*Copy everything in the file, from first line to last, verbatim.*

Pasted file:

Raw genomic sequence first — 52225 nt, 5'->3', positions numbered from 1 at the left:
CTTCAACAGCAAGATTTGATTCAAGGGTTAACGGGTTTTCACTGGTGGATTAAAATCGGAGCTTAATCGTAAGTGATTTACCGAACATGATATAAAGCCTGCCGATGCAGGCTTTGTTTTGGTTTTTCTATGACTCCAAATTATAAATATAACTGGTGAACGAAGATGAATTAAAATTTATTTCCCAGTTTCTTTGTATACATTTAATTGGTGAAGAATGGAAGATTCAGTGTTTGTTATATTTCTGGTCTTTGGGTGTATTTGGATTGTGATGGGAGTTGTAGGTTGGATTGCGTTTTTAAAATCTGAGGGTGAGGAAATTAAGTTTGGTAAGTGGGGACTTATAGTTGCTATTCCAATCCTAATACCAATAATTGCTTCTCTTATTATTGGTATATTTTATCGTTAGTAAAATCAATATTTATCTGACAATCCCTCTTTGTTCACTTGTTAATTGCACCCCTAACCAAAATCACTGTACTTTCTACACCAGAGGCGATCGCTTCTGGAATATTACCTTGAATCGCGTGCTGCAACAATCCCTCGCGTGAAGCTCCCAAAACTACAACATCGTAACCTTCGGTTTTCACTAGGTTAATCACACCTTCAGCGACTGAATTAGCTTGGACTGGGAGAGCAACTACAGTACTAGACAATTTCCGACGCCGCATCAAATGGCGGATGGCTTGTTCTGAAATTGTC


Raw genomic sequence first — 52225 nt, 5'->3', positions numbered from 1 at the left:
CTTCAACAGCAAGATTTGATTCAAGGGTTAACGGGTTTTCACTGGTGGATTAAAATCGGAGCTTAATCGTAAGTGATTTACCGAACATGATATAAAGCCTGCCGATGCAGGCTTTGTTTTGGTTTTTCTATGACTCCAAATTATAAATATAACTGGTGAACGAAGATGAATTAAAATTTATTTCCCAGTTTCTTTGTATACATTTAATTGGTGAAGAATGGAAGATTCAGTGTTTGTTATATTTCTGGTCTTTGGGTGTATTTGGATTGTGATGGGAGTTGTAGGTTGGATTGCGTTTTTAAAATCTGAGGGTGAGGAAATTAAGTTTGGTAAGTGGGGACTTATAGTTGCTATTCCAATCCTAATACCAATAATTGCTTCTCTTATTATTGGTATATTTTATCGTTAGTAAAATCAATATTTATCTGACAATCCCTCTTTGTTCACTTGTTAATTGCACCCCTAACCAAAATCACTGTACTTTCTACACCAGAGGCGATCGCTTCTGGAATATTACCTTGAATCGCGTGCTGCAACAATCCCTCGCGTGAAGCTCCCAAAACTACAACATCGTAACCTTCGGTTTTCACTAGGTTAATCACACCTTCAGCGACTGAATTAGCTTGGACTGGGAGAGCAACTACAGTACTAGACAATTTCCGACGCCGCATCAAATGGCGGATGGCTTGTTCTGAAATTGTC